6. The wall safe of claim 1 wherein said operating arm for said lock assembly is turned by a key fitting a lock or said arm.
7. The wall safe of claim 6 wherein said deposit box has a cover with a lock, said cover is disposed against the rear of said cabinet when said deposit box is locked in place, one of said channels within said deposit box has a locking slot, said lock for said cover of said deposit box locks into said slot in said channel, and said key for said operating arm lock also fits said lock for said cover of said deposit box.
8. The wall safe of claim 1 including means for securing said lock assembly to said crossbar, supporting tabs of said lock assembly interlocking with said cabinet opposite said support bar, and guides for said live bolts mounted on said lock assembly and disposed adjacent said crossbar.
9. The wall safe of claim 8 wherein said deposit box closely fits within said box region of said cabinet and has an inclined surface confronting said lock assembly and oriented to allow tilted placement of said deposit box onto said dead bolts and pivotal movement of said deposit box against the rear of said cabinet while said inclined surface moves adjacent said lock assembly.
10. The wall safe of claim 9 wherein said deposit box has a cover with a lock, said cover is disposed against the rear of said cabinet when said deposit box is locked in place, one of said channels within said deposit box has a locking slot, and said lock for said cover of said deposit box locks into said slot in said channel.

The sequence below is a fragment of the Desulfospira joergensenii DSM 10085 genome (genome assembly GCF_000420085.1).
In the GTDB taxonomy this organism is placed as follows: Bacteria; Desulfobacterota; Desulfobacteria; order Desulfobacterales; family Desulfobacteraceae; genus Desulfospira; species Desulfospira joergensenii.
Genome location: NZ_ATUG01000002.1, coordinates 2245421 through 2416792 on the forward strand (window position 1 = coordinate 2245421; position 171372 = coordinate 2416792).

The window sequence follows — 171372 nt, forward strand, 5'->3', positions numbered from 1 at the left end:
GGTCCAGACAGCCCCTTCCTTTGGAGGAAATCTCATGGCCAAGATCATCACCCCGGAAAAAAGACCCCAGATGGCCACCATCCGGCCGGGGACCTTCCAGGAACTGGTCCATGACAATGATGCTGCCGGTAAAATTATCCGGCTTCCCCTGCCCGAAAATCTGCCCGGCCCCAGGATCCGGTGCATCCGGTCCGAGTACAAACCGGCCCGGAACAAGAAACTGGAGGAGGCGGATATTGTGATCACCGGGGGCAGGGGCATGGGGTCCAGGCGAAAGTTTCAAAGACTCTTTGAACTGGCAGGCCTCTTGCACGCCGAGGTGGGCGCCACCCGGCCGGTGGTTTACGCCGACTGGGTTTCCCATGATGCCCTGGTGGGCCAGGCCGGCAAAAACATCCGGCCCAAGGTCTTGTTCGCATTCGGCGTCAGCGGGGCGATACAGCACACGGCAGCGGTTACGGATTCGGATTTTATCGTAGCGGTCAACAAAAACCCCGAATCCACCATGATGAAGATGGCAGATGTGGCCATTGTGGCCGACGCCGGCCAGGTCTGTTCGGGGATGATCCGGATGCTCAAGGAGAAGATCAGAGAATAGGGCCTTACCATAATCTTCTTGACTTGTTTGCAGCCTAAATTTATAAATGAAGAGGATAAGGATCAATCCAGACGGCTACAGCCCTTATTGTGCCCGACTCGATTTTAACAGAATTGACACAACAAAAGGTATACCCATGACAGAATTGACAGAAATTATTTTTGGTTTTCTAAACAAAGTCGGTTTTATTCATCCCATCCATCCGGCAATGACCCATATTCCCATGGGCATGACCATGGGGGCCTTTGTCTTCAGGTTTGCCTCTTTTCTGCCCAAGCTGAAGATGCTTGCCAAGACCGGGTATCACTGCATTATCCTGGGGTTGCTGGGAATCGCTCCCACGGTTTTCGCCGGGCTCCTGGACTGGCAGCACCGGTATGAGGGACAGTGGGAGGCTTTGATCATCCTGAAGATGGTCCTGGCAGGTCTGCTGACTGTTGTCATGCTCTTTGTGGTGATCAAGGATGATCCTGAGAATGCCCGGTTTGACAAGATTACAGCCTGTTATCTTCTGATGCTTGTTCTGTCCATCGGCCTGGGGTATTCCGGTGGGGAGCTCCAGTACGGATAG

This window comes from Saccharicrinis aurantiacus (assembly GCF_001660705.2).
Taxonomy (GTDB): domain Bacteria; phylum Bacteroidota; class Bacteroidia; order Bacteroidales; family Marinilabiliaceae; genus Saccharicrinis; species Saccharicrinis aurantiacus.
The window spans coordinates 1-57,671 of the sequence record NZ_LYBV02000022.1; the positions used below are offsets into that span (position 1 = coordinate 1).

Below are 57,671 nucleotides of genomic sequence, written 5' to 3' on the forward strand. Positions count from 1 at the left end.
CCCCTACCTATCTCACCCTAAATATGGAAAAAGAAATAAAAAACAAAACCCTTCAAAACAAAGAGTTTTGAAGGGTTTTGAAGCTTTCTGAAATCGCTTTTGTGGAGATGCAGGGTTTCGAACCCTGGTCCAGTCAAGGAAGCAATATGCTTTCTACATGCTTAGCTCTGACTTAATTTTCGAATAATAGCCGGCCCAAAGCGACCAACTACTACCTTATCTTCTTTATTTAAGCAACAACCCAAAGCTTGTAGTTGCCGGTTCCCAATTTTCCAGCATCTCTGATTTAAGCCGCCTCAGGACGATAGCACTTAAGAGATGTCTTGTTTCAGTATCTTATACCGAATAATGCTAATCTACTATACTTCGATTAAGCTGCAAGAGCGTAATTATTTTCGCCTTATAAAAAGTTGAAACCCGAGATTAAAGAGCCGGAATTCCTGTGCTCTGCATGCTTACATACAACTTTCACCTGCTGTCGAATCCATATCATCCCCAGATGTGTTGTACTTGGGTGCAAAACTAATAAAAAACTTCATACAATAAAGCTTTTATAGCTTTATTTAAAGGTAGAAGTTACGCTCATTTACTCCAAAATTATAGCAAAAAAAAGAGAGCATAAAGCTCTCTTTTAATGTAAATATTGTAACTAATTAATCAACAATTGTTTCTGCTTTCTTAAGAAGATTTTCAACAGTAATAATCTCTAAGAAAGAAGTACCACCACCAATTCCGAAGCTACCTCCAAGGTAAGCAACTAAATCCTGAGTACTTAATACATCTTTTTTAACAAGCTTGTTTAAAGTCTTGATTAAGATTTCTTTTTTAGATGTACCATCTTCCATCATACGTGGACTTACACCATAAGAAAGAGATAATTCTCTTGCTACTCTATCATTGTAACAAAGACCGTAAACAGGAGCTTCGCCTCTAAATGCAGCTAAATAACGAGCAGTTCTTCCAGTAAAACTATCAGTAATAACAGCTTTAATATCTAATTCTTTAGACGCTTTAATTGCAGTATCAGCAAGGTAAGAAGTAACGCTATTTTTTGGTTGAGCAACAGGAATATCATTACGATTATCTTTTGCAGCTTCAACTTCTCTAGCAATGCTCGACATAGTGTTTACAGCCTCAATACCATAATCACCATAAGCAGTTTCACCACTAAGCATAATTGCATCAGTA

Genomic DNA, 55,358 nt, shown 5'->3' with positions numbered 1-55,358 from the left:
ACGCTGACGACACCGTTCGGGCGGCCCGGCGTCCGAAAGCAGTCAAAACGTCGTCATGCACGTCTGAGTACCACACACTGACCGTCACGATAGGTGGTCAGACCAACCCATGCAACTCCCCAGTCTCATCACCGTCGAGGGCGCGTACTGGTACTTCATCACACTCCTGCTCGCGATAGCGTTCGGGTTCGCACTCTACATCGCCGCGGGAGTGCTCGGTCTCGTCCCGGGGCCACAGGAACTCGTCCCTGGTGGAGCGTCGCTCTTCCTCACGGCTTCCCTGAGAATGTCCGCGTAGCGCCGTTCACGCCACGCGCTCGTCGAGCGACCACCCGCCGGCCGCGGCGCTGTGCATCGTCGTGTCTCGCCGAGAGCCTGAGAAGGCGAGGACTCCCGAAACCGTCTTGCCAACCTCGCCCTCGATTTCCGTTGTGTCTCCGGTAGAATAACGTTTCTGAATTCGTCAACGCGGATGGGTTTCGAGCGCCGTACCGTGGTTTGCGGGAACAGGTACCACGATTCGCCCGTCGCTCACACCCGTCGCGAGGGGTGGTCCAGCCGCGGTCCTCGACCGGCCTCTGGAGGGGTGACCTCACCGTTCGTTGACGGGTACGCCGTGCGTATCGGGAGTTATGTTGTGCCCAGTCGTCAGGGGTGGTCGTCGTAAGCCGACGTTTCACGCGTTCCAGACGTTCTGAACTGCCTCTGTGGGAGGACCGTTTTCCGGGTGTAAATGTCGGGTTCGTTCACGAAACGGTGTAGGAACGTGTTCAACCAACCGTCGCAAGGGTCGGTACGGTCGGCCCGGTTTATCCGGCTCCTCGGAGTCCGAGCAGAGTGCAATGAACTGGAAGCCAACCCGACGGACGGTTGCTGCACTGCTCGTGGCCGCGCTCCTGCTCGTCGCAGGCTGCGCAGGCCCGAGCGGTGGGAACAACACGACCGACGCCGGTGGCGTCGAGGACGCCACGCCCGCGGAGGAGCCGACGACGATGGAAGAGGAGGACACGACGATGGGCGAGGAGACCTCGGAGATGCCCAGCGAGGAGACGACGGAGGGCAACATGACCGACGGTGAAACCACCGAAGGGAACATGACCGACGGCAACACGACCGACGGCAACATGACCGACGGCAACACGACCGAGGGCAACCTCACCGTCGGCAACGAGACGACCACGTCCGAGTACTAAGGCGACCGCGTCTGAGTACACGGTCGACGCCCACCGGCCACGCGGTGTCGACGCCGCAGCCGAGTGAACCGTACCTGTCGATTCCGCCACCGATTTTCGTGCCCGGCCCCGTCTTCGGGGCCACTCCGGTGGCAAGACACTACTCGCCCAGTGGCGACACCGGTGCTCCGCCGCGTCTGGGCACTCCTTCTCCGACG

11. The wall safe of claim 10 wherein said apertures for receiving said live bolts are formed in said inclined surface of said deposit box and including a carrying handle arranged on said deposit box adjacent said inclined surface and disposed forward of said lock assembly when said deposit box is locked in place.
12. The wall safe of claim 11 wheein said operating arm for said lock assembly is turned by a key fitting a lock for said arm, and said key for said operating arm lock also fits said lock for said cover of said deposit box.
Wall safes have oridinarily been made as cabinets built flush into a wall with a front door carrying a lock on which the security of the safe depends. Once the front door is opened, the contents of a wall safe are generally accessible. Such wall safes typically use a combination lock; and the lock, hinges, and door of the safe bear the full security burden.
We have devised a new arrangement for a wall safe that is more secure and more convenient. We have arranged a locking mechanism within one part of a wall cabinet and a deposit box in another part of the cabinet so that the locking mechanism secures the box against removal. This leaves the locking mechanism securely fixed in place, provides a lightweight, portable deposit box with a separate lock, and affords a construction more secure against attack.
The art has previously suggested ways that strong boxes could be interlocked with wall mounted brackets; but our arrangement improves over these suggestions with a stronger and more secure locking arrangement, the workings of which are not apparent on inspection. Our locking mechanism is exceptionally strong and heavy without burdening a portable deposit box that can be kept relatively light and convenient. Our invention combines these and other features into a compact, economical, effective, and highly secure system marketable at a reasonable price.